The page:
The House that Kate and Jack Built

Leaving a house after 10 years of residency is hard. With this particular house, it’s not just the downsizing of possessions, the packing, the deep cleaning and everything involved in selling the place. This house is special. This is the house that Kate and Jack built.

Lewis and Clark passed right by this site on their return trip May 1, 1806. Missionaries Marcus and Narcissa Whitman established the Waiilatpu Mission approximately 20 miles west of here in 1836. But for most emigrants, Eastern Washington wasn’t open for homesteading until the late 1850s. Thus, the arrival of Kate and Jack.

That’s Kate Walter and Jack Pettyjohn. They were toddlers at the time, children of the first two families to settle near what is now the tiny wheat town of Prescott, WA. The year was 1858. In 1890, they married. The house, located on a 2-acre parcel of the original Walter homestead, was started in 1895.

At the time of their marriage, Kate was a school teacher and Jack was a cowboy. They maintained a close relationship with Palouse tribe childhood friends. Tribal members often pitched camp alongside the millrace that ran diagonally across the southern half of the property. Kate and Jack had no children of their own. Their motto: Let us live in our house by the side of the road and be a friend to man. The motto is carved in their shared tombstone, a few miles west of here in the Ivy Cemetery.

Kate and Jack lived to celebrate their 50th wedding anniversary. They died in the early 1940s, Jack first and Kate a short while after. The Mayberry family purchased the house, then the Stapletons and the Volks. Almost a decade ago, it became ours. Over the years, we’ve met great-nieces and nephews of the Pettyjohns, still resident in the Prescott area. We learned the original house was the tall, central portion with two windows. Jack’s initials, JHP, are inscribed in a cement slab that leads to the old well house cellar, alongside the year 1908.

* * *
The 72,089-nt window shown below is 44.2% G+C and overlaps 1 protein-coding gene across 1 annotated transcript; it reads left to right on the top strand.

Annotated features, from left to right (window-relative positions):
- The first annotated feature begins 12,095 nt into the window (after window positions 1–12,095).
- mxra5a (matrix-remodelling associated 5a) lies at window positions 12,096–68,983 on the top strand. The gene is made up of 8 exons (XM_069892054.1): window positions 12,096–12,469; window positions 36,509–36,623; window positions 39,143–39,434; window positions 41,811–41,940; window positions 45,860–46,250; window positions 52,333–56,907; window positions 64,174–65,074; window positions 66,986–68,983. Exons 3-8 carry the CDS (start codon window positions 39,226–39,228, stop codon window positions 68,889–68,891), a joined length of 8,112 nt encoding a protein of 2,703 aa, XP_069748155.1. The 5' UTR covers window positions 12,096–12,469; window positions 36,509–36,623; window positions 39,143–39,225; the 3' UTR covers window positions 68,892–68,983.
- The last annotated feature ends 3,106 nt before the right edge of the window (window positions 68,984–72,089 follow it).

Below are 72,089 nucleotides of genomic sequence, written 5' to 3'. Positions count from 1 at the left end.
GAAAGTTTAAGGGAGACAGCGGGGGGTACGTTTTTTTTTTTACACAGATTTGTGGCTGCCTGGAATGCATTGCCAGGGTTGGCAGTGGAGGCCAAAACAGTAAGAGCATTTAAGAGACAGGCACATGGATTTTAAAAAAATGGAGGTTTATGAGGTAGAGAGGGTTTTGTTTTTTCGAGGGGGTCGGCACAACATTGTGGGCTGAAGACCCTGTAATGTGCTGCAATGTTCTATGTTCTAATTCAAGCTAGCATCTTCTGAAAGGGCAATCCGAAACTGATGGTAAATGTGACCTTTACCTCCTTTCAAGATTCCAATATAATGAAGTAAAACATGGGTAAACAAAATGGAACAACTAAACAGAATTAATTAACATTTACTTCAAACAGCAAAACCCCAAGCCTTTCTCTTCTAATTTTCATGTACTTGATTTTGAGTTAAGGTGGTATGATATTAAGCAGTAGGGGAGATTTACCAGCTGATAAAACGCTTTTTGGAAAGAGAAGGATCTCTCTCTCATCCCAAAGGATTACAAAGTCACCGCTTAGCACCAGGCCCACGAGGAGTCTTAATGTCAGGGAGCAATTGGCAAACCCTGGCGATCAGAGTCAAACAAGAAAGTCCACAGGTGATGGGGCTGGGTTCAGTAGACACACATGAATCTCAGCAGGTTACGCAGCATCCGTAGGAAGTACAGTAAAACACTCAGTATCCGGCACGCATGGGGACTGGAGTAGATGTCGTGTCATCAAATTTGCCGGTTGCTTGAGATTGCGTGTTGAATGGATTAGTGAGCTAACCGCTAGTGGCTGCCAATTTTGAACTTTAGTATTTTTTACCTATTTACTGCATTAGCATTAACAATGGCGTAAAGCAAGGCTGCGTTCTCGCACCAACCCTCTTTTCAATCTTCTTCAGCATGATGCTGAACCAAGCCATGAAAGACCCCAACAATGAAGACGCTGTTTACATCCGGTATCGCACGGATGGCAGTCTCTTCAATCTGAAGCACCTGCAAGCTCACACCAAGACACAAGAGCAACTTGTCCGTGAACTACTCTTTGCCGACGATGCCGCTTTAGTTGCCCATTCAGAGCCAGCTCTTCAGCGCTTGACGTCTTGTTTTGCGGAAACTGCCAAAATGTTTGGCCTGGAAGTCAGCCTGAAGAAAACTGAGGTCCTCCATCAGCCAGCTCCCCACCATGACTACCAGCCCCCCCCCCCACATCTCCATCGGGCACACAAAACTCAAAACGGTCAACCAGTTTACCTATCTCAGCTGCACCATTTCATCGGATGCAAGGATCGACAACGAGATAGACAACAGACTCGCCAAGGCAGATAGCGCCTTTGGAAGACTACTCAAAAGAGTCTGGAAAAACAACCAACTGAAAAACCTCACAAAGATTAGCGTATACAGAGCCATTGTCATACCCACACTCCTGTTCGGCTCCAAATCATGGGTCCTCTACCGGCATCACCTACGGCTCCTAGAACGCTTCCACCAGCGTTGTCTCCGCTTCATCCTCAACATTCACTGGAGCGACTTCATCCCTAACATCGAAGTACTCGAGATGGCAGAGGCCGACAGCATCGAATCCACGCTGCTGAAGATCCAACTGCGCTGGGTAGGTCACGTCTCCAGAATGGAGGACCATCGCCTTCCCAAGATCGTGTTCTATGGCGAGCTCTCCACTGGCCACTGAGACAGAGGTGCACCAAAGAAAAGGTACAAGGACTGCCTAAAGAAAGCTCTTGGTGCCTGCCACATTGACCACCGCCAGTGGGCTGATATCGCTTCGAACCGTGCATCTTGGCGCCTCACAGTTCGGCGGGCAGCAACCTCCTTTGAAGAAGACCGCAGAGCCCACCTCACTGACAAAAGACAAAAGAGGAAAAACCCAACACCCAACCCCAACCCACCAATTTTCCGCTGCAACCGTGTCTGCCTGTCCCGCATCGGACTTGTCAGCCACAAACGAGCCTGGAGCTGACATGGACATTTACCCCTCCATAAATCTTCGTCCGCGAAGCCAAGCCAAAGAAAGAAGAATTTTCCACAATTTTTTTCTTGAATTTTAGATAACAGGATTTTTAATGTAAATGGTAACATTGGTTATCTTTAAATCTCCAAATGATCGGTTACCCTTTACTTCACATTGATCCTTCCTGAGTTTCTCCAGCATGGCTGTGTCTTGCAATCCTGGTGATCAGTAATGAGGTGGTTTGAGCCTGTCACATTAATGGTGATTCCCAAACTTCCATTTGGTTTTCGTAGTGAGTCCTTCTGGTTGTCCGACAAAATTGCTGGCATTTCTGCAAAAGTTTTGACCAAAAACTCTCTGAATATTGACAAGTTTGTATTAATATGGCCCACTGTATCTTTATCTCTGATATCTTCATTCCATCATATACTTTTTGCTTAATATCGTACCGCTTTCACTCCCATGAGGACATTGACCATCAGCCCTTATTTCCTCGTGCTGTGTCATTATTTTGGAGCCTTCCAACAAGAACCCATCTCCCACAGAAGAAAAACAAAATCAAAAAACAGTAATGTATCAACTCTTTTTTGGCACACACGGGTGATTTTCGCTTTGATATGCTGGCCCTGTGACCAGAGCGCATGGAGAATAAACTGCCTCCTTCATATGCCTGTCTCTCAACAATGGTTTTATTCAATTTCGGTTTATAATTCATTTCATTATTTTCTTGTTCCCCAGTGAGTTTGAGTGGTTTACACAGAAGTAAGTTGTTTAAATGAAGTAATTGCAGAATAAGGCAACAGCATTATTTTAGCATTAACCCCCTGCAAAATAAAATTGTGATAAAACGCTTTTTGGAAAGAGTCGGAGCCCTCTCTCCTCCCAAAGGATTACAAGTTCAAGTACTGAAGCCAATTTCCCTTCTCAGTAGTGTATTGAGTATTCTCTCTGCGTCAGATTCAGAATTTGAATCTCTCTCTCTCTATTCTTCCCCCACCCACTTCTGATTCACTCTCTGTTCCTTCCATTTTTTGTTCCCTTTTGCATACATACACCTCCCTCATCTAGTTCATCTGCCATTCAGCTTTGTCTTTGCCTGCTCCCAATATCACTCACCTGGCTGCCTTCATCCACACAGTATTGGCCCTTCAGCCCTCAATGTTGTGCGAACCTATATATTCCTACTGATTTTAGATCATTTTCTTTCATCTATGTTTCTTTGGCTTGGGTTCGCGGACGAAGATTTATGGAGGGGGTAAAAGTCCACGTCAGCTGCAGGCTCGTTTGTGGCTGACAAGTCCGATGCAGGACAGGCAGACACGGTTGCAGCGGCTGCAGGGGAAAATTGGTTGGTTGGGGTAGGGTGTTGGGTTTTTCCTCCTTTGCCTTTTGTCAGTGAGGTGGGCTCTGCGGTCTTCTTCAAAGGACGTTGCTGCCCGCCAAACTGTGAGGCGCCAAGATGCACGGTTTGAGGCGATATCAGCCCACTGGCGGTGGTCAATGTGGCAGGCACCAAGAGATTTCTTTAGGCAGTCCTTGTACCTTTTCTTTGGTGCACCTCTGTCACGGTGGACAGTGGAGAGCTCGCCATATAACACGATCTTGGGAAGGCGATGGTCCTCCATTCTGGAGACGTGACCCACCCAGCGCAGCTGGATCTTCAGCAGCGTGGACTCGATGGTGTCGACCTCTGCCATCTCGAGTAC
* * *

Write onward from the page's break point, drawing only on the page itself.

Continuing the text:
You can feel the history in this land, not only of the settlers but of the wars fought between the whites and the natives in the mid-19th century. It’s easy to visualize Cayuse warriors chasing regular army and volunteers south across the Touchet River, a quarter mile south. Travel back another half-century and you’ll see a Lewis and Clark encampment site a few miles east.

It will be hard to leave. I wonder who will be here after us. Will they be good stewards of this place, including the pair of autumn purple white ash trees we planted our first year, trees named Kate and Jack? The Matleys will be folded into the history of this 2.05 acres, along with the rest. History. Mortality. Eternity. None of us are immune.


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